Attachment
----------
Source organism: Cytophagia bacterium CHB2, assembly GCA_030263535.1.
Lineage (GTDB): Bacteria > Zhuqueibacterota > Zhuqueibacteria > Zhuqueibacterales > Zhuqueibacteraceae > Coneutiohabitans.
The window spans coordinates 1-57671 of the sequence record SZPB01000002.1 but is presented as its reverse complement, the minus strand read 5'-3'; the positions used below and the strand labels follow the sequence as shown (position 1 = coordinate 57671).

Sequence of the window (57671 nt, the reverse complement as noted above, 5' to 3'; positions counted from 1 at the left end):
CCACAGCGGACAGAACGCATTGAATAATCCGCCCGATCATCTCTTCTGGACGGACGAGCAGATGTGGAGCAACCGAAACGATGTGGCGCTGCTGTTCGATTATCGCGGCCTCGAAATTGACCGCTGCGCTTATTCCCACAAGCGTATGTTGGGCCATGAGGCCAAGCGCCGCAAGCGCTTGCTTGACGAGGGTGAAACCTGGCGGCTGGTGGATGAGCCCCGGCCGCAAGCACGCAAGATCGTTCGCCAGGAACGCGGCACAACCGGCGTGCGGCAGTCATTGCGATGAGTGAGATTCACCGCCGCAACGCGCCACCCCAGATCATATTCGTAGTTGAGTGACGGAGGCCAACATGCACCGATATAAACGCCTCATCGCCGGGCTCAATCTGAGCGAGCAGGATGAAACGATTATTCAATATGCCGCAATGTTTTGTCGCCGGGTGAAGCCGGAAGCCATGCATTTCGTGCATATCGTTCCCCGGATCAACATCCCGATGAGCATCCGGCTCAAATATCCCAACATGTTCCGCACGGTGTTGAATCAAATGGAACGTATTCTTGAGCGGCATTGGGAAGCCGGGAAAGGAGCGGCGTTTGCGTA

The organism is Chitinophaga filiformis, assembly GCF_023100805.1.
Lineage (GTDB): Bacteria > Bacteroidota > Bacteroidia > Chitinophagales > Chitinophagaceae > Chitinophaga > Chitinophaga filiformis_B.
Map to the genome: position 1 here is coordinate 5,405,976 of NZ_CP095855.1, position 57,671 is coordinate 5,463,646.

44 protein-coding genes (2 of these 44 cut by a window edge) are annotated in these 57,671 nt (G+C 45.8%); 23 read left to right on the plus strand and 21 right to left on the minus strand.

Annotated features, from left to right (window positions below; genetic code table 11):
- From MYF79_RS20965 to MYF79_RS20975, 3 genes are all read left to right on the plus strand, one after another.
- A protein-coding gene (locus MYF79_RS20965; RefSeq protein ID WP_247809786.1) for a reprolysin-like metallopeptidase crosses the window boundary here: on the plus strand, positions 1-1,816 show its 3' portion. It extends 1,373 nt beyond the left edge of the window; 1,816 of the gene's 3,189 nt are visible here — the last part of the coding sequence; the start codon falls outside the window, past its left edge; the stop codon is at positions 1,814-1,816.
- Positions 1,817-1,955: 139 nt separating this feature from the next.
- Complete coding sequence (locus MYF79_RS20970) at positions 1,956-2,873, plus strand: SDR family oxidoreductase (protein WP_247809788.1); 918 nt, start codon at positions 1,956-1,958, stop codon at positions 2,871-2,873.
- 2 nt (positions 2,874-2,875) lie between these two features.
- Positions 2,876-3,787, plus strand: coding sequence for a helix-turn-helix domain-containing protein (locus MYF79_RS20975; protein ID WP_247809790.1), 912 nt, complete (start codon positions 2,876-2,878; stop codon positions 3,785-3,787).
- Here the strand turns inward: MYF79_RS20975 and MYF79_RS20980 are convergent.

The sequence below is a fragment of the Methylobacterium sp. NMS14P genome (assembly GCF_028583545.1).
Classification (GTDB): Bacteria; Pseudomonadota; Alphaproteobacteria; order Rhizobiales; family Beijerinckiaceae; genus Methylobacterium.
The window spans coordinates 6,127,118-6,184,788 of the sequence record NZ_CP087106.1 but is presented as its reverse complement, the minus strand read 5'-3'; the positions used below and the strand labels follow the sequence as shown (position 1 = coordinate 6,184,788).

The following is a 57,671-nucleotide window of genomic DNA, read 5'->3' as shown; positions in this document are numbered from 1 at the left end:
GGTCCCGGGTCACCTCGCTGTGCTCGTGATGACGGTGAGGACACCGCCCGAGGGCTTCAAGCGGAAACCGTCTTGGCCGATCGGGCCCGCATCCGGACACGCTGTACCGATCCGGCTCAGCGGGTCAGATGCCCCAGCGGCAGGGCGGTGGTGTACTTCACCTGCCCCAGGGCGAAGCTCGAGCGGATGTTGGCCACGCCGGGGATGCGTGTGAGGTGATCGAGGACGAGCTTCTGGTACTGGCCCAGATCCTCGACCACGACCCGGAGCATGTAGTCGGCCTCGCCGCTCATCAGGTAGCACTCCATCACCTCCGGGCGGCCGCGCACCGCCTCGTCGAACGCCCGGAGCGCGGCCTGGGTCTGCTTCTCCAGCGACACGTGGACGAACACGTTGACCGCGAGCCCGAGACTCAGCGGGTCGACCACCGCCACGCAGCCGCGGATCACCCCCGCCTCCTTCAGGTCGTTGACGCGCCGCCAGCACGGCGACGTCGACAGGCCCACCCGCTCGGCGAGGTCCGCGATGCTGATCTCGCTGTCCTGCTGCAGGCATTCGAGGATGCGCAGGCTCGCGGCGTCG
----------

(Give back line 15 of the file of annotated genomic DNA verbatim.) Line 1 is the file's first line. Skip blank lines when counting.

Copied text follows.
- 2 nt (positions 2,874-2,875) lie between these two features.